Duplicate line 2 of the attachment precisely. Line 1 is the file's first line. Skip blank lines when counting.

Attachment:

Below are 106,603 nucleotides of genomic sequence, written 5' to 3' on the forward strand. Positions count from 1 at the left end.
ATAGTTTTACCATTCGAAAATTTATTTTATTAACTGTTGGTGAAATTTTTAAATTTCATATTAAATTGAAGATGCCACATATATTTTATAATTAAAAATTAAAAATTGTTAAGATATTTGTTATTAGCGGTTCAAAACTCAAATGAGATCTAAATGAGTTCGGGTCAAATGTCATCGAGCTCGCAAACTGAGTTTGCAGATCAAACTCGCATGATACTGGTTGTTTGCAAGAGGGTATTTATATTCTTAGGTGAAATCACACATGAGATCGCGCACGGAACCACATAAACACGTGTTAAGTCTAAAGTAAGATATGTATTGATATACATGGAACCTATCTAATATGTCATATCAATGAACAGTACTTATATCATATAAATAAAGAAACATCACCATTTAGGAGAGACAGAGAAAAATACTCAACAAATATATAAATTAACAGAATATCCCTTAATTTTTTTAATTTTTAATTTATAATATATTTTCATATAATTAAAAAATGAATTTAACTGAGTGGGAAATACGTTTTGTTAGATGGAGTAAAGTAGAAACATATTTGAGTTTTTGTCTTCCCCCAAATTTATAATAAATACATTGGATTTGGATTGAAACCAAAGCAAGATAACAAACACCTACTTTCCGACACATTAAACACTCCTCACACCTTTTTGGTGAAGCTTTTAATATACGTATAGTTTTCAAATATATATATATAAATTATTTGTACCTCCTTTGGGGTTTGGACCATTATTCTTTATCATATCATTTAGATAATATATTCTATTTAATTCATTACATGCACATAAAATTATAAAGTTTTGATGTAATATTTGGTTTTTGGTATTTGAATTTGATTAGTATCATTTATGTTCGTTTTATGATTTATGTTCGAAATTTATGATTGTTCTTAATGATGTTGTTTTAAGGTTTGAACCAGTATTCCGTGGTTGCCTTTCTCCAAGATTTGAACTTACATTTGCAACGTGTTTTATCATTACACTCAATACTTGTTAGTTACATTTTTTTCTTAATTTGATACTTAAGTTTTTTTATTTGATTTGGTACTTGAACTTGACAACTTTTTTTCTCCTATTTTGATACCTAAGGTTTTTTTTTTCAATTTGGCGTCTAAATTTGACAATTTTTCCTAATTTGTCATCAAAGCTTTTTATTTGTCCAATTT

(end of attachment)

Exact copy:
ATAGTTTTACCATTCGAAAATTTATTTTATTAACTGTTGGTGAAATTTTTAAATTTCATATTAAATTGAAGATGCCACATATATTTTATAATTAAAAATTAAAAATTGTTAAGATATTTGTTATTAGCGGTTCAAAACTCAAATGAGATCTAAATGAGTTCGGGTCAAATGTCATCGAGCTCGCAAACTGAGTTTGCAGATCAAACTCGCATGATACTGGTTGTTTGCAAGAGGGTATTTATATTCTTAGGTGAAATCACACATGAGATCGCGCACGGAACCACATAAACACGTGTTAAGTCTAAAGTAAGATATGTATTGATATACATGGAACCTATCTAATATGTCATATCAATGAACAGTACTTATATCATATAAATAAAGAAACATCACCATTTAGGAGAGACAGAGAAAAATACTCAACAAATATATAAATTAACAGAATATCCCTTAATTTTTTTAATTTTTAATTTATAATATATTTTCATATAATTAAAAAATGAATTTAACTGAGTGGGAAATACGTTTTGTTAGATGGAGTAAAGTAGAAACATATTTGAGTTTTTGTCTTCCCCCAAATTTATAATAAATACATTGGATTTGGATTGAAACCAAAGCAAGATAACAAACACCTACTTTCCGACACATTAAACACTCCTCACACCTTTTTGGTGAAGCTTTTAATATACGTATAGTTTTCAAATATATATATATAAATTATTTGTACCTCCTTTGGGGTTTGGACCATTATTCTTTATCATATCATTTAGATAATATATTCTATTTAATTCATTACATGCACATAAAATTATAAAGTTTTGATGTAATATTTGGTTTTTGGTATTTGAATTTGATTAGTATCATTTATGTTCGTTTTATGATTTATGTTCGAAATTTATGATTGTTCTTAATGATGTTGTTTTAAGGTTTGAACCAGTATTCCGTGGTTGCCTTTCTCCAAGATTTGAACTTACATTTGCAACGTGTTTTATCATTACACTCAATACTTGTTAGTTACATTTTTTTCTTAATTTGATACTTAAGTTTTTTTATTTGATTTGGTACTTGAACTTGACAACTTTTTTTCTCCTATTTTGATACCTAAGGTTTTTTTTTTCAATTTGGCGTCTAAATTTGACAATTTTTCCTAATTTGTCATCAAAGCTTTTTATTTGTCCAATTT